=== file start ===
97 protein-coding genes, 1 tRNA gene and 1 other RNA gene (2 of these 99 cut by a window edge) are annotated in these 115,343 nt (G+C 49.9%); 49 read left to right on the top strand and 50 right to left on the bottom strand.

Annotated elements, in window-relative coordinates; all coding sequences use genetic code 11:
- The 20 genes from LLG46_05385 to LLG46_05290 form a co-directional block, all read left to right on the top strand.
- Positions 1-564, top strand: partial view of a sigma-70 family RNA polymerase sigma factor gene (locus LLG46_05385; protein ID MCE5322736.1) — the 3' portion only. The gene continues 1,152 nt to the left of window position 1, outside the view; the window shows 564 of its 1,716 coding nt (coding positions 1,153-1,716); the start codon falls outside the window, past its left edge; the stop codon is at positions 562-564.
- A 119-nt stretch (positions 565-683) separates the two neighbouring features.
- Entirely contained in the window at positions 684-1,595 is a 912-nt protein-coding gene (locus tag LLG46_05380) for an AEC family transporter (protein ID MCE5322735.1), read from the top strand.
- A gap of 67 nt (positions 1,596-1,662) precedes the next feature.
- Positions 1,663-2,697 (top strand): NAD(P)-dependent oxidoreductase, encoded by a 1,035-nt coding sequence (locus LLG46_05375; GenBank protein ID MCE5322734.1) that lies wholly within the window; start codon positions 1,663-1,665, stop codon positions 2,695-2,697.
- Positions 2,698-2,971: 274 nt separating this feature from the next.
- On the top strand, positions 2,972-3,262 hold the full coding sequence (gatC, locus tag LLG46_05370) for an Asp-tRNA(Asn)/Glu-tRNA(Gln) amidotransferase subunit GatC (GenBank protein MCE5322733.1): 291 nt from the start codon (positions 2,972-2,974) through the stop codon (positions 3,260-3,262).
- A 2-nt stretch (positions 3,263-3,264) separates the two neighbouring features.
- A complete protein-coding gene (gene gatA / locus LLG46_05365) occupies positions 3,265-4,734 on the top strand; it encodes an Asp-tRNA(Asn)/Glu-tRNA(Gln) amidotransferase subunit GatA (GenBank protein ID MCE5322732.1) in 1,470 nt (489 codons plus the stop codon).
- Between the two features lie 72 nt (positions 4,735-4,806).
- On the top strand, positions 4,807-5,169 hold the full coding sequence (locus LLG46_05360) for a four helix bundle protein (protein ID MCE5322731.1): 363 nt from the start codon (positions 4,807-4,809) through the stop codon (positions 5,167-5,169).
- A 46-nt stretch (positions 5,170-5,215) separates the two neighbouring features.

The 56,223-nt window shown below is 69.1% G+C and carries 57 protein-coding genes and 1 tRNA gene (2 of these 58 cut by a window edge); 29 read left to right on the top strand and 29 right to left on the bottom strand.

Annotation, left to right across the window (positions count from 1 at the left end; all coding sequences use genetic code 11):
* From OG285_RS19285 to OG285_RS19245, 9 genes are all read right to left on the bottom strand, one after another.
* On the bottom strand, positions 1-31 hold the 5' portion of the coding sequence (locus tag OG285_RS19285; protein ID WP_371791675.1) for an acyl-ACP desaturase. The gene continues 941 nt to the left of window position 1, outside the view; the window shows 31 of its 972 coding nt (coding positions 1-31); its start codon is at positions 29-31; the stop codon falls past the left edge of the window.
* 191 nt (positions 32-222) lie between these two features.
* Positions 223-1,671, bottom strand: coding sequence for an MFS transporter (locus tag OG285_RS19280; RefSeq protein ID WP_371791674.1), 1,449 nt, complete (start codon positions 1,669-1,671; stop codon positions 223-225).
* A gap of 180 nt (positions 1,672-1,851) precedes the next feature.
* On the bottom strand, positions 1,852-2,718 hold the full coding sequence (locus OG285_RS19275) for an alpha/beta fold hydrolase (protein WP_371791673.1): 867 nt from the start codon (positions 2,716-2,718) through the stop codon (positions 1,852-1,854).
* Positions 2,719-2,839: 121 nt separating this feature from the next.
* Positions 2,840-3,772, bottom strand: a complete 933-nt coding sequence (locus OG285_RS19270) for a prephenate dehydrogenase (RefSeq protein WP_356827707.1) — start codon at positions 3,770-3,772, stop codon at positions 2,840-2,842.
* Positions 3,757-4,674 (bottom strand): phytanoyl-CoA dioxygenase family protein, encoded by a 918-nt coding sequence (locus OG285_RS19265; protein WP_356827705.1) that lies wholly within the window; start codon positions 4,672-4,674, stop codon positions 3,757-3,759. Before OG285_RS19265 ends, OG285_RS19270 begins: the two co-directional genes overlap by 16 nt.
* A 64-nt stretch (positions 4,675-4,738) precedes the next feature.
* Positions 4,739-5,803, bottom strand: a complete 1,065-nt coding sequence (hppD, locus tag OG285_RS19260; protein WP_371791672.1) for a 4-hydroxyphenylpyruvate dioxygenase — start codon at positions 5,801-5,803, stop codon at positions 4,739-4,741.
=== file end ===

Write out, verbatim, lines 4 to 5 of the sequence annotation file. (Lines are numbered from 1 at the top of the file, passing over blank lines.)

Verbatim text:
- Positions 1-564, top strand: partial view of a sigma-70 family RNA polymerase sigma factor gene (locus LLG46_05385; protein ID MCE5322736.1) — the 3' portion only. The gene continues 1,152 nt to the left of window position 1, outside the view; the window shows 564 of its 1,716 coding nt (coding positions 1,153-1,716); the start codon falls outside the window, past its left edge; the stop codon is at positions 562-564.
- A 119-nt stretch (positions 565-683) separates the two neighbouring features.